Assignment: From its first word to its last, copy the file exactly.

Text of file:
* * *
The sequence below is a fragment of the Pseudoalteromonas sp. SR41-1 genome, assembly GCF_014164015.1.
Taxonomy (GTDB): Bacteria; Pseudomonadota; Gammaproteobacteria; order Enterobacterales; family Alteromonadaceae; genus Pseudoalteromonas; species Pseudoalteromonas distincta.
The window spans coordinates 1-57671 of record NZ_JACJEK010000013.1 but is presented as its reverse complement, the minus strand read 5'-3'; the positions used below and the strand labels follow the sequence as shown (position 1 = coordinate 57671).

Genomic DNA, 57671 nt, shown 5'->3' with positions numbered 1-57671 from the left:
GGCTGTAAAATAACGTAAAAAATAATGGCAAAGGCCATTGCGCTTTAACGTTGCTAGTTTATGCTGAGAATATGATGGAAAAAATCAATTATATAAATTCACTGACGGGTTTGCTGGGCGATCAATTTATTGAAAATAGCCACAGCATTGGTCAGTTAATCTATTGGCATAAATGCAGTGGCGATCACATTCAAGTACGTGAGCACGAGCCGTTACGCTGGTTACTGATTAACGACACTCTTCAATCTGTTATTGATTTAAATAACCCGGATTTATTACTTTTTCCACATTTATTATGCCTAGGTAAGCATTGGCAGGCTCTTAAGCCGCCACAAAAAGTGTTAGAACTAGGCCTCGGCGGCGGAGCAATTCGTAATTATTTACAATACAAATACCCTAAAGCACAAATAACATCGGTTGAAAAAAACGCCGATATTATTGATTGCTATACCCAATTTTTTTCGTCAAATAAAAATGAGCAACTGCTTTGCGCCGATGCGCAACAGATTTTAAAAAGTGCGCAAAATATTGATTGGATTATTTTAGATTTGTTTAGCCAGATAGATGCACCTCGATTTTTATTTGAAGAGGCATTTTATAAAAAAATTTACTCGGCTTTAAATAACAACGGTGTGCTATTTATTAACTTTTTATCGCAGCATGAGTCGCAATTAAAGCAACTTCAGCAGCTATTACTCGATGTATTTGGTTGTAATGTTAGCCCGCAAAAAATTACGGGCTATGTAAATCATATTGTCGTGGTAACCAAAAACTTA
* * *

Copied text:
The sequence below is a fragment of the Pseudoalteromonas sp. SR41-1 genome, assembly GCF_014164015.1.
Taxonomy (GTDB): Bacteria; Pseudomonadota; Gammaproteobacteria; order Enterobacterales; family Alteromonadaceae; genus Pseudoalteromonas; species Pseudoalteromonas distincta.
The window spans coordinates 1-57671 of record NZ_JACJEK010000013.1 but is presented as its reverse complement, the minus strand read 5'-3'; the positions used below and the strand labels follow the sequence as shown (position 1 = coordinate 57671).

Genomic DNA, 57671 nt, shown 5'->3' with positions numbered 1-57671 from the left:
GGCTGTAAAATAACGTAAAAAATAATGGCAAAGGCCATTGCGCTTTAACGTTGCTAGTTTATGCTGAGAATATGATGGAAAAAATCAATTATATAAATTCACTGACGGGTTTGCTGGGCGATCAATTTATTGAAAATAGCCACAGCATTGGTCAGTTAATCTATTGGCATAAATGCAGTGGCGATCACATTCAAGTACGTGAGCACGAGCCGTTACGCTGGTTACTGATTAACGACACTCTTCAATCTGTTATTGATTTAAATAACCCGGATTTATTACTTTTTCCACATTTATTATGCCTAGGTAAGCATTGGCAGGCTCTTAAGCCGCCACAAAAAGTGTTAGAACTAGGCCTCGGCGGCGGAGCAATTCGTAATTATTTACAATACAAATACCCTAAAGCACAAATAACATCGGTTGAAAAAAACGCCGATATTATTGATTGCTATACCCAATTTTTTTCGTCAAATAAAAATGAGCAACTGCTTTGCGCCGATGCGCAACAGATTTTAAAAAGTGCGCAAAATATTGATTGGATTATTTTAGATTTGTTTAGCCAGATAGATGCACCTCGATTTTTATTTGAAGAGGCATTTTATAAAAAAATTTACTCGGCTTTAAATAACAACGGTGTGCTATTTATTAACTTTTTATCGCAGCATGAGTCGCAATTAAAGCAACTTCAGCAGCTATTACTCGATGTATTTGGTTGTAATGTTAGCCCGCAAAAAATTACGGGCTATGTAAATCATATTGTCGTGGTAACCAAAAACTTA